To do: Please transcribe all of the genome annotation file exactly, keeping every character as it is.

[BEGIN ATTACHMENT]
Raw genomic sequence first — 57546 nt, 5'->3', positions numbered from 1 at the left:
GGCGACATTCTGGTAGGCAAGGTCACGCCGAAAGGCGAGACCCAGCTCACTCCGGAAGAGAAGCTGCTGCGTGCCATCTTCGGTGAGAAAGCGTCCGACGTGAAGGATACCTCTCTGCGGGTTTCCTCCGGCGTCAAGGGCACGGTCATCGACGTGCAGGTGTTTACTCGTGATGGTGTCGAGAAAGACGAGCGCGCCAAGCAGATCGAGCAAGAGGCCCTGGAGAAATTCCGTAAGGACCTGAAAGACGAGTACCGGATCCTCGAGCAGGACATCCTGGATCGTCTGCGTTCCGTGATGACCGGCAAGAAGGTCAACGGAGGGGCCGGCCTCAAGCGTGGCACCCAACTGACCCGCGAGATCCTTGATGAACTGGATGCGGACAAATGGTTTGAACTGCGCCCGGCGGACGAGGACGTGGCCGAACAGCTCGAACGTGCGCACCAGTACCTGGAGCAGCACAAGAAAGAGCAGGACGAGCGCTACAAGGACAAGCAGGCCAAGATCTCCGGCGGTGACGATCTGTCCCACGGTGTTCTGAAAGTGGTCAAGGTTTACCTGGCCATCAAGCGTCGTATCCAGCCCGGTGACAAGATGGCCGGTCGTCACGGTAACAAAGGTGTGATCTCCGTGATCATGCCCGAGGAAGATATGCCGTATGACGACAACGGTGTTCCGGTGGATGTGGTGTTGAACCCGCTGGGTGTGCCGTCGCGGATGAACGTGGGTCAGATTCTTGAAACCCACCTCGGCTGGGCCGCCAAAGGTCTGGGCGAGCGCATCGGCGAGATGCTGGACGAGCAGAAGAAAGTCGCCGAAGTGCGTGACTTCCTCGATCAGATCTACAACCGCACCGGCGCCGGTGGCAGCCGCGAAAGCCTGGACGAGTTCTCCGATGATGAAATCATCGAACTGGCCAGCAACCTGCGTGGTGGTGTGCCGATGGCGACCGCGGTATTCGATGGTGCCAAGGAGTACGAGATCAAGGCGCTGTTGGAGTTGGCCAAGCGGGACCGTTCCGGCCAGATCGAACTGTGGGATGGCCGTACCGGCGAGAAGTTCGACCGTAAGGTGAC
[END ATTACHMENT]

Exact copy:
Raw genomic sequence first — 57546 nt, 5'->3', positions numbered from 1 at the left:
GGCGACATTCTGGTAGGCAAGGTCACGCCGAAAGGCGAGACCCAGCTCACTCCGGAAGAGAAGCTGCTGCGTGCCATCTTCGGTGAGAAAGCGTCCGACGTGAAGGATACCTCTCTGCGGGTTTCCTCCGGCGTCAAGGGCACGGTCATCGACGTGCAGGTGTTTACTCGTGATGGTGTCGAGAAAGACGAGCGCGCCAAGCAGATCGAGCAAGAGGCCCTGGAGAAATTCCGTAAGGACCTGAAAGACGAGTACCGGATCCTCGAGCAGGACATCCTGGATCGTCTGCGTTCCGTGATGACCGGCAAGAAGGTCAACGGAGGGGCCGGCCTCAAGCGTGGCACCCAACTGACCCGCGAGATCCTTGATGAACTGGATGCGGACAAATGGTTTGAACTGCGCCCGGCGGACGAGGACGTGGCCGAACAGCTCGAACGTGCGCACCAGTACCTGGAGCAGCACAAGAAAGAGCAGGACGAGCGCTACAAGGACAAGCAGGCCAAGATCTCCGGCGGTGACGATCTGTCCCACGGTGTTCTGAAAGTGGTCAAGGTTTACCTGGCCATCAAGCGTCGTATCCAGCCCGGTGACAAGATGGCCGGTCGTCACGGTAACAAAGGTGTGATCTCCGTGATCATGCCCGAGGAAGATATGCCGTATGACGACAACGGTGTTCCGGTGGATGTGGTGTTGAACCCGCTGGGTGTGCCGTCGCGGATGAACGTGGGTCAGATTCTTGAAACCCACCTCGGCTGGGCCGCCAAAGGTCTGGGCGAGCGCATCGGCGAGATGCTGGACGAGCAGAAGAAAGTCGCCGAAGTGCGTGACTTCCTCGATCAGATCTACAACCGCACCGGCGCCGGTGGCAGCCGCGAAAGCCTGGACGAGTTCTCCGATGATGAAATCATCGAACTGGCCAGCAACCTGCGTGGTGGTGTGCCGATGGCGACCGCGGTATTCGATGGTGCCAAGGAGTACGAGATCAAGGCGCTGTTGGAGTTGGCCAAGCGGGACCGTTCCGGCCAGATCGAACTGTGGGATGGCCGTACCGGCGAGAAGTTCGACCGTAAGGTGAC